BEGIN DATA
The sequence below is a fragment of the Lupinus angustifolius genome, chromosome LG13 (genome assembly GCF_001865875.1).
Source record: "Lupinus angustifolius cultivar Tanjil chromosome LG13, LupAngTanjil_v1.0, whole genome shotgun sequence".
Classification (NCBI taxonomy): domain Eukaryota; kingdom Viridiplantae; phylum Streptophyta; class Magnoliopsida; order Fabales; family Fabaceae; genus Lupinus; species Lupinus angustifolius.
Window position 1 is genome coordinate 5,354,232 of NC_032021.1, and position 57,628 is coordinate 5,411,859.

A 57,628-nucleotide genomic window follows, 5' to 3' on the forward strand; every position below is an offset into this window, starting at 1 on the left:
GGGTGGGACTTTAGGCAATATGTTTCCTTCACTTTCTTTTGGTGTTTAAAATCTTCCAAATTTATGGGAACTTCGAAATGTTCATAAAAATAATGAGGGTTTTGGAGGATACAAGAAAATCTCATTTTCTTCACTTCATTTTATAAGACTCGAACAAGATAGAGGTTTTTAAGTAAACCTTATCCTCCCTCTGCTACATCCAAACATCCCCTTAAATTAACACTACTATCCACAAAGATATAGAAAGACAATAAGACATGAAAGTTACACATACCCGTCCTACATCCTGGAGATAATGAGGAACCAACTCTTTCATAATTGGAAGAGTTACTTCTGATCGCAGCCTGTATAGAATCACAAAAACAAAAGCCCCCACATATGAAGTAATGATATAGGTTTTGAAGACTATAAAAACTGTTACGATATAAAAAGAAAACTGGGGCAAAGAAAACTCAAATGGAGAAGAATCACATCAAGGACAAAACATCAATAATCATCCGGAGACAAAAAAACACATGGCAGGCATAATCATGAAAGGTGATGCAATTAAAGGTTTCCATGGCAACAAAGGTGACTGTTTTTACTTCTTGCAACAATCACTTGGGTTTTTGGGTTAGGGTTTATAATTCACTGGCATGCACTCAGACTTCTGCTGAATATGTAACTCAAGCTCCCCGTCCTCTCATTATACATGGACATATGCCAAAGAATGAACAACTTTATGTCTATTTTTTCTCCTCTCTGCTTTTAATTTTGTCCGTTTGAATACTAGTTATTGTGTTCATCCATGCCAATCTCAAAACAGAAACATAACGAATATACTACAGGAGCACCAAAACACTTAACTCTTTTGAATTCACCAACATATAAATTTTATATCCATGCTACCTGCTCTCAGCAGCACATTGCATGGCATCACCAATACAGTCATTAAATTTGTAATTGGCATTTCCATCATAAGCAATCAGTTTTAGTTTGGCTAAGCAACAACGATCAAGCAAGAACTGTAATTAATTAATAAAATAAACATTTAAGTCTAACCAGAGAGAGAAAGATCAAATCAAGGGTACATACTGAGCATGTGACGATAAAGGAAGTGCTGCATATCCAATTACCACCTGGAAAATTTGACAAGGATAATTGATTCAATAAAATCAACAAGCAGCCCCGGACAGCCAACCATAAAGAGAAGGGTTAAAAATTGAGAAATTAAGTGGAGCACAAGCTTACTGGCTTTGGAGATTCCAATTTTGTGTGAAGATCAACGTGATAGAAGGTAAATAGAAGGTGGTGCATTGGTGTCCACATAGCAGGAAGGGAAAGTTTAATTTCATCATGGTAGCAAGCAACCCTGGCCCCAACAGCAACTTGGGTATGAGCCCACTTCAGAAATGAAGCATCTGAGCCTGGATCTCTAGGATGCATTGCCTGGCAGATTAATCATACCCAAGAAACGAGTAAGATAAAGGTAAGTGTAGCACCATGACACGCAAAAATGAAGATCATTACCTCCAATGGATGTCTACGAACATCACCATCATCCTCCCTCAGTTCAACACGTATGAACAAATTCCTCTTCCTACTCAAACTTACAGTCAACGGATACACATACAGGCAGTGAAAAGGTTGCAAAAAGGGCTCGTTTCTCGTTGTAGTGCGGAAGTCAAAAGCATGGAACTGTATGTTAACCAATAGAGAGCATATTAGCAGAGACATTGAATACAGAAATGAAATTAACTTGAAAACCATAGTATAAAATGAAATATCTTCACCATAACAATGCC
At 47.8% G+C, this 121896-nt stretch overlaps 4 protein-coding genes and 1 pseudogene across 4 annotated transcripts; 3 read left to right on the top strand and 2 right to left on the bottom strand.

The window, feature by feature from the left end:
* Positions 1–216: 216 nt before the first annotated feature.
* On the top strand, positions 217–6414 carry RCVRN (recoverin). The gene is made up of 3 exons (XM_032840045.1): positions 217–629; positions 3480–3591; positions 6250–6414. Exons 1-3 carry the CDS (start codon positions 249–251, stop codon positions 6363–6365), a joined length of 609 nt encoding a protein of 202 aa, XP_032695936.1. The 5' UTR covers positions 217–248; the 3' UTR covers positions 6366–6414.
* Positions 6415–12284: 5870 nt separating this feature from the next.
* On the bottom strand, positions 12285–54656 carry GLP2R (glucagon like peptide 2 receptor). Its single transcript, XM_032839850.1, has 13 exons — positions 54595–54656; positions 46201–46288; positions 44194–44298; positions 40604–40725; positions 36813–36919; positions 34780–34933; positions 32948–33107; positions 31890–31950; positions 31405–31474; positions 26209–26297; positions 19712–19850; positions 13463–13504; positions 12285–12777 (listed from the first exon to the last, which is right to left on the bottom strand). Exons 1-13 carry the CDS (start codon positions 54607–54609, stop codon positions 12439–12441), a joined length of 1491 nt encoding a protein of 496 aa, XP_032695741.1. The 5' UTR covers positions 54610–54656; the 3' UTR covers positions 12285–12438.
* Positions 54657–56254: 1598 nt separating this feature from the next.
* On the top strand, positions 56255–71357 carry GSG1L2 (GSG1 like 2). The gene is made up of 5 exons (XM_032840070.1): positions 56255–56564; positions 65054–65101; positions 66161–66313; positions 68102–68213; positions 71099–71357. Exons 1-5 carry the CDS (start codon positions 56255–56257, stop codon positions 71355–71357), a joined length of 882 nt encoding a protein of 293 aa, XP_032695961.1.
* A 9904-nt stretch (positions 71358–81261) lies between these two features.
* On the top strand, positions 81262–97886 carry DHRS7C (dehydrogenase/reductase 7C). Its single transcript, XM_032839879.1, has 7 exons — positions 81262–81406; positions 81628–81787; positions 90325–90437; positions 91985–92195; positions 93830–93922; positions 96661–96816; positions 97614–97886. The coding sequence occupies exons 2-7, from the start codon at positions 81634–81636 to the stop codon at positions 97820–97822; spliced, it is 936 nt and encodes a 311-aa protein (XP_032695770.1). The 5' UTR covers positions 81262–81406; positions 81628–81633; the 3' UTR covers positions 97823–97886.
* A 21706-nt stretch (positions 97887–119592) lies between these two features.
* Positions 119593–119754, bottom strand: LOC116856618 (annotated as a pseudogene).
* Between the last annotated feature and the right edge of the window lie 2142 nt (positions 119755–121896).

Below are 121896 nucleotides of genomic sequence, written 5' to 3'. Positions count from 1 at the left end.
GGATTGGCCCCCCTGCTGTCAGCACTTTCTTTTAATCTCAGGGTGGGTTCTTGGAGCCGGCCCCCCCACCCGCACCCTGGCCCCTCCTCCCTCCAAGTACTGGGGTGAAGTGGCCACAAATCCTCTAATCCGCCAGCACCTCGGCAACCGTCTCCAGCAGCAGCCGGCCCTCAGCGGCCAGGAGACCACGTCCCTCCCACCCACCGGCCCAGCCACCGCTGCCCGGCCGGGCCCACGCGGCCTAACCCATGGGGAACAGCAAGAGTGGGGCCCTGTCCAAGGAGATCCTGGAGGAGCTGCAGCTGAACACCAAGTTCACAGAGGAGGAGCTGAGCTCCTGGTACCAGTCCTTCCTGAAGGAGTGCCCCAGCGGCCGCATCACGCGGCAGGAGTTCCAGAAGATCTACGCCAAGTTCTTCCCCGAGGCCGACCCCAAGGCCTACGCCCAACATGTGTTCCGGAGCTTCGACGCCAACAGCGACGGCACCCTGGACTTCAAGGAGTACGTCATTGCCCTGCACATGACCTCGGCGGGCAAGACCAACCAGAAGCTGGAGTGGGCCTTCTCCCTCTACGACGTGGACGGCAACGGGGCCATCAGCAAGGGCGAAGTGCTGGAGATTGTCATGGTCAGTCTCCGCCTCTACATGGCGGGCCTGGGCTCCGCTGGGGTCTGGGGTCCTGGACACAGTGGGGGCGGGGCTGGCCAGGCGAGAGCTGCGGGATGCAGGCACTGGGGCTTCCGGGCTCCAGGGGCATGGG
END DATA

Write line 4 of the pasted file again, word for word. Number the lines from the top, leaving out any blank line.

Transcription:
Window position 1 is genome coordinate 5,354,232 of NC_032021.1, and position 57,628 is coordinate 5,411,859.